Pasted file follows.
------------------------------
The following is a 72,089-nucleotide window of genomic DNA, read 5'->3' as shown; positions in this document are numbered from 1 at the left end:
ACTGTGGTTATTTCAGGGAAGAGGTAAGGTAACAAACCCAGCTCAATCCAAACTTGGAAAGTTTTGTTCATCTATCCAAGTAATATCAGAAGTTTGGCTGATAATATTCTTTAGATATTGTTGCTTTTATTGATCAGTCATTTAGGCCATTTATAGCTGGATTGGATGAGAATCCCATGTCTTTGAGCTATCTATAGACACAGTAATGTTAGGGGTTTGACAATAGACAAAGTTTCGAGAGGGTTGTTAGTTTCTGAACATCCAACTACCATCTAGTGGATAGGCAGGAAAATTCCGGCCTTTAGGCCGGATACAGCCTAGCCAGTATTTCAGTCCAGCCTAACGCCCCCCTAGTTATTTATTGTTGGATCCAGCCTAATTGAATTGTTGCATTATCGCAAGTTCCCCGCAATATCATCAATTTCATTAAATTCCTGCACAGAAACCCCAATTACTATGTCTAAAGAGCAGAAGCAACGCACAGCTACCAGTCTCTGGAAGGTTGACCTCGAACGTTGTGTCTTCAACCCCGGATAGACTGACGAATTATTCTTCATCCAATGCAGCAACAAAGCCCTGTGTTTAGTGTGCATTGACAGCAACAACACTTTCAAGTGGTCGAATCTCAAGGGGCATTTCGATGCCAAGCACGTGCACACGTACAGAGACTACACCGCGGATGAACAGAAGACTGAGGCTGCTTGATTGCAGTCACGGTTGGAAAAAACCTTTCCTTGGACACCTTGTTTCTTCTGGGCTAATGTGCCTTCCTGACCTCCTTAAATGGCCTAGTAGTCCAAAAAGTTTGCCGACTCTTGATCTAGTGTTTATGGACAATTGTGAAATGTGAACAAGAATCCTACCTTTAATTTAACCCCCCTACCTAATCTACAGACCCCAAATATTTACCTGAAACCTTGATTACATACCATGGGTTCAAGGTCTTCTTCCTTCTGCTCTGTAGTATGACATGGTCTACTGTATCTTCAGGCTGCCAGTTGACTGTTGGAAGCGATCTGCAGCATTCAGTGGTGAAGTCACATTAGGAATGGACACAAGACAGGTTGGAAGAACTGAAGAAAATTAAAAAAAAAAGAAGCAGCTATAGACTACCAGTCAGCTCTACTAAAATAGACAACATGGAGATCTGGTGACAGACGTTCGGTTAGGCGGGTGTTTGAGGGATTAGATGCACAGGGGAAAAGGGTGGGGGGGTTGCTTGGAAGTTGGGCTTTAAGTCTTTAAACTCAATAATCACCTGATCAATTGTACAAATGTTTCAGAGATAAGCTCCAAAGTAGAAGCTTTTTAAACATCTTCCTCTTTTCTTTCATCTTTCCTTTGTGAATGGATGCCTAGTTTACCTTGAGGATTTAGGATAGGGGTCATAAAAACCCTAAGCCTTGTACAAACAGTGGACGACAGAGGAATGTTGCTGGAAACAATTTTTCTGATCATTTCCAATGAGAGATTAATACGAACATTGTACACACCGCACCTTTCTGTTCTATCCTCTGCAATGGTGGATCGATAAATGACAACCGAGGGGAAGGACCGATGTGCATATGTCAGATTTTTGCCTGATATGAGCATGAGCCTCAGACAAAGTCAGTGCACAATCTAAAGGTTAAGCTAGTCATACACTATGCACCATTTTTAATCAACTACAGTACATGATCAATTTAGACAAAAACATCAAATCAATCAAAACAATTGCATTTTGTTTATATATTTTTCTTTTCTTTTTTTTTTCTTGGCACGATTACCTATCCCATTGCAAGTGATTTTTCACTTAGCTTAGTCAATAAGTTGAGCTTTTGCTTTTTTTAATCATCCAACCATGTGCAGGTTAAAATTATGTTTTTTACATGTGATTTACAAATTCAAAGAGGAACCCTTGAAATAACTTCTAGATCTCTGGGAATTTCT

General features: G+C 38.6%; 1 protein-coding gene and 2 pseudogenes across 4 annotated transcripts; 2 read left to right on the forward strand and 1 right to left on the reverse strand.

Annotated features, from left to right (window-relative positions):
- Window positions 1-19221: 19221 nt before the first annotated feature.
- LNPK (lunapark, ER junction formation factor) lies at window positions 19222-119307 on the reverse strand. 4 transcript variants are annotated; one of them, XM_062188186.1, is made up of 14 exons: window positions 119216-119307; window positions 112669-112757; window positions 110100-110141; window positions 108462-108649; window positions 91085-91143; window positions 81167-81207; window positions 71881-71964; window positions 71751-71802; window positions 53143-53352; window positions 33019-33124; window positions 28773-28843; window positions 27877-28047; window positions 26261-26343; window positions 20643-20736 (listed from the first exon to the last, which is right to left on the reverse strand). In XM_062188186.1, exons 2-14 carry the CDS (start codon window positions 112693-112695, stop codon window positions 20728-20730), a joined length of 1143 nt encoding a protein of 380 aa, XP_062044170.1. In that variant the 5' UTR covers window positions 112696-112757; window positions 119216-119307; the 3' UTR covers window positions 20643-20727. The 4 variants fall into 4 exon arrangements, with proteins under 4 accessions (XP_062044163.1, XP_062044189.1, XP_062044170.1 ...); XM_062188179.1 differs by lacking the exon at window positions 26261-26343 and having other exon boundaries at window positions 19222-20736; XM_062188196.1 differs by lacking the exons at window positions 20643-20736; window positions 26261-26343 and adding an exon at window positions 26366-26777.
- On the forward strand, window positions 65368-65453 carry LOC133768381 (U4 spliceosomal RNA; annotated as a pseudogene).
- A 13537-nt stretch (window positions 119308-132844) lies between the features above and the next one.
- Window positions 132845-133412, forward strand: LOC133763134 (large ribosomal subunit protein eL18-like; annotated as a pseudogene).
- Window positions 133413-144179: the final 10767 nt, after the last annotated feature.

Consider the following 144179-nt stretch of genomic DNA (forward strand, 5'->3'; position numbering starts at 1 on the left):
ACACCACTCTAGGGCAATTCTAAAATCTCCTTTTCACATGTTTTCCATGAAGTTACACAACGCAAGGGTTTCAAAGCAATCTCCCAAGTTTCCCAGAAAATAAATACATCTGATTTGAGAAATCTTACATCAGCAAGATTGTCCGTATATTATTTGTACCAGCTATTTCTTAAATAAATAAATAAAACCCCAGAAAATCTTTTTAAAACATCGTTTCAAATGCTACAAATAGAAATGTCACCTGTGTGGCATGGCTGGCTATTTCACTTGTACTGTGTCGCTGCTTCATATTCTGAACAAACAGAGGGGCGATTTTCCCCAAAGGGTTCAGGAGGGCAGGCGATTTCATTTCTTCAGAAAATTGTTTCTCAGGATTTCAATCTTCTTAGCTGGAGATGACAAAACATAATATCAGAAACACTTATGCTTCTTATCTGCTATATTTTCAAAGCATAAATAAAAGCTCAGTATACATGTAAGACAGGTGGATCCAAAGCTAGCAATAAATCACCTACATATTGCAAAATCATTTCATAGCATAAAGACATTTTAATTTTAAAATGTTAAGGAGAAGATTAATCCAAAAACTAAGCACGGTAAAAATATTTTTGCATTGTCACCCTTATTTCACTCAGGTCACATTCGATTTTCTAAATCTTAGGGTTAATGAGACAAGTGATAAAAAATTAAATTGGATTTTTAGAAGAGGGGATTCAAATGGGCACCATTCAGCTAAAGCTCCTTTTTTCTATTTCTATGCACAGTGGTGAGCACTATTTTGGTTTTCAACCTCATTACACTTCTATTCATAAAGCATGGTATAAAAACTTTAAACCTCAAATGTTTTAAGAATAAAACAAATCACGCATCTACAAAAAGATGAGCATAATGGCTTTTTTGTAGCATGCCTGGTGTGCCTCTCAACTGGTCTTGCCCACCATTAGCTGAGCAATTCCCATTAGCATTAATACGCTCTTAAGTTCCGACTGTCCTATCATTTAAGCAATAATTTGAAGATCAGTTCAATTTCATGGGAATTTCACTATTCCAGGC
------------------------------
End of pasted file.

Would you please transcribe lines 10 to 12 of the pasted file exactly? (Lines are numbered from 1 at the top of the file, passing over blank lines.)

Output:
- Window positions 133413-144179: the final 10767 nt, after the last annotated feature.

Consider the following 144179-nt stretch of genomic DNA (forward strand, 5'->3'; position numbering starts at 1 on the left):
ACACCACTCTAGGGCAATTCTAAAATCTCCTTTTCACATGTTTTCCATGAAGTTACACAACGCAAGGGTTTCAAAGCAATCTCCCAAGTTTCCCAGAAAATAAATACATCTGATTTGAGAAATCTTACATCAGCAAGATTGTCCGTATATTATTTGTACCAGCTATTTCTTAAATAAATAAATAAAACCCCAGAAAATCTTTTTAAAACATCGTTTCAAATGCTACAAATAGAAATGTCACCTGTGTGGCATGGCTGGCTATTTCACTTGTACTGTGTCGCTGCTTCATATTCTGAACAAACAGAGGGGCGATTTTCCCCAAAGGGTTCAGGAGGGCAGGCGATTTCATTTCTTCAGAAAATTGTTTCTCAGGATTTCAATCTTCTTAGCTGGAGATGACAAAACATAATATCAGAAACACTTATGCTTCTTATCTGCTATATTTTCAAAGCATAAATAAAAGCTCAGTATACATGTAAGACAGGTGGATCCAAAGCTAGCAATAAATCACCTACATATTGCAAAATCATTTCATAGCATAAAGACATTTTAATTTTAAAATGTTAAGGAGAAGATTAATCCAAAAACTAAGCACGGTAAAAATATTTTTGCATTGTCACCCTTATTTCACTCAGGTCACATTCGATTTTCTAAATCTTAGGGTTAATGAGACAAGTGATAAAAAATTAAATTGGATTTTTAGAAGAGGGGATTCAAATGGGCACCATTCAGCTAAAGCTCCTTTTTTCTATTTCTATGCACAGTGGTGAGCACTATTTTGGTTTTCAACCTCATTACACTTCTATTCATAAAGCATGGTATAAAAACTTTAAACCTCAAATGTTTTAAGAATAAAACAAATCACGCATCTACAAAAAGATGAGCATAATGGCTTTTTTGTAGCATGCCTGGTGTGCCTCTCAACTGGTCTTGCCCACCATTAGCTGAGCAATTCCCATTAGCATTAATACGCTCTTAAGTTCCGACTGTCCTATCATTTAAGCAATAATTTGAAGATCAGTTCAATTTCATGGGAATTTCACTATTCCAGGC